Bldg, Washington, D.C.20515, for his important legislation.

Closer to home, in California, 31 out of 58 counties rely upon one of these DRE voting systems.In California,the Secretary of State, Kevin Shelley, will be contacting counties in the next few weeks regarding electronic voting machines and voting procedures. This is a critical time for public imput. Ardent proponents for a paper trail, encouraged by the Smiths' of Aptos, are writing to Secretary Shelley,at 1500 11th Street, Sacramento, CA., 95814, urging him to recommend voting technology that uses accountable verifiable touch-screen machines.In addition,they are raising public awareness, reaching out to Santa Cruz organizations,informing memberships of the importance of reliable electronic voting that provide machines with a paper trail.

Not surprising,the Santa Cruz City Council has recently passed a resolution endorsing the Holt House Resolution 2239. The mayor has been directed to "communicate the Council's support to the bill's author and to the City's State and Federal representatives". The Smiths' had compiled the information which was presented to the City Council by Mayor Reilly, Vice Mayor Kennedy and Councilmember Fitzmaurice. Responsibility for election procedures locally are under the supervision of Gail Pellerin, Elections Manager of the County of Santa Cruz. During our interview, she expressed her views candidly regarding changing from ballot marking to electronic voting. "I need to learn more about the mechanism for a paper trail. What are the options available? What works for Santa Cruz? Some of the decisions will rest on the State of California's report due in the next few weeks". However, she went on to say, "I don't want to change the system in the presidential election in 2004. Not a smart move in this County."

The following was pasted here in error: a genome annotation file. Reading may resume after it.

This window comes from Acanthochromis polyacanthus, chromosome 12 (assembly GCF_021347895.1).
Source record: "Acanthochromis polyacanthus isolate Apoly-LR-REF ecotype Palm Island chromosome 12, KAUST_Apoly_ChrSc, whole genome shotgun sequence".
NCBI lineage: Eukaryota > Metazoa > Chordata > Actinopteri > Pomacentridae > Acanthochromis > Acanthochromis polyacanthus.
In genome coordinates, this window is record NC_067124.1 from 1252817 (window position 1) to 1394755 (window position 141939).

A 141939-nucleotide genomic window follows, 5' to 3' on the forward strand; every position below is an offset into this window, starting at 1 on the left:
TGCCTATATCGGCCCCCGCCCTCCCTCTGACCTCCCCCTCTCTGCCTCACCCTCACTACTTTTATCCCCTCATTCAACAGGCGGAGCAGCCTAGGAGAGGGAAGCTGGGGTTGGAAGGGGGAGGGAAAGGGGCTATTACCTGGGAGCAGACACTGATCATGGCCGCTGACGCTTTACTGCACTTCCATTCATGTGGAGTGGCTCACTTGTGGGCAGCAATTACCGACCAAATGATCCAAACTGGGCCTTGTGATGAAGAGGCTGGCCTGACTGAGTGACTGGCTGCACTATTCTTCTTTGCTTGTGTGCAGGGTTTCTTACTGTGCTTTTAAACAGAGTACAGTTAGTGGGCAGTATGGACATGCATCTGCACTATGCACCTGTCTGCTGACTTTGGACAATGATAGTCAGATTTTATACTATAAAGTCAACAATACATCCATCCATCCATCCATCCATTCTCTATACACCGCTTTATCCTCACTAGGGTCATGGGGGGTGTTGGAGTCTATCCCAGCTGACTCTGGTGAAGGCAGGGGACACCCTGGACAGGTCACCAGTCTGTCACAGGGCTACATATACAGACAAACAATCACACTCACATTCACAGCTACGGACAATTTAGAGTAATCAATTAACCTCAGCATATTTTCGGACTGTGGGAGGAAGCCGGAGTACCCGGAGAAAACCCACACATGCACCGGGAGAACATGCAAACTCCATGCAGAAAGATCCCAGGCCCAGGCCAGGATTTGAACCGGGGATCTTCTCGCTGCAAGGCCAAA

Integrity, according to Gail,in the Santa Cruz County voting system is very high. "Protecting the democratic process is our one priority. The bottom line - we want the voters to feel safe, secure and well-served when they vote. That's our job". No one could ask for anything more!
 
 


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Re: ELECTRONIC TECHNOLOGY: THE 21ST CENTURY VOTING POLL INNOVATION

Some more see also!

An early activist.

An EFF action item tell Congress.

Chaum banned!
 

Re: ELECTRONIC TECHNOLOGY: THE 21ST CENTURY VOTING POLL INNOVATION

Why not use open source software all the way? Shouldn't the systems, methods, and procedures all be publicly known and used transparently, in full public view? Why is there such a rush to lock us into novel, relatively unproven, and proprietary black-box systems?

Did any of you read about the plan to publish the actual votes online, so that anyone could see their own vote and verify it, though full secrecy (i.e., ability to link vote to voter) would be maintained? Isn't publication of the data probably the best way to ensure that the people trust the integrity of the process? Couldn't people whose votes were misregistered or miscounted simply come forward to blow the whistle? Couldn't different people then count the same votes with different software to verify (or contest) the official count?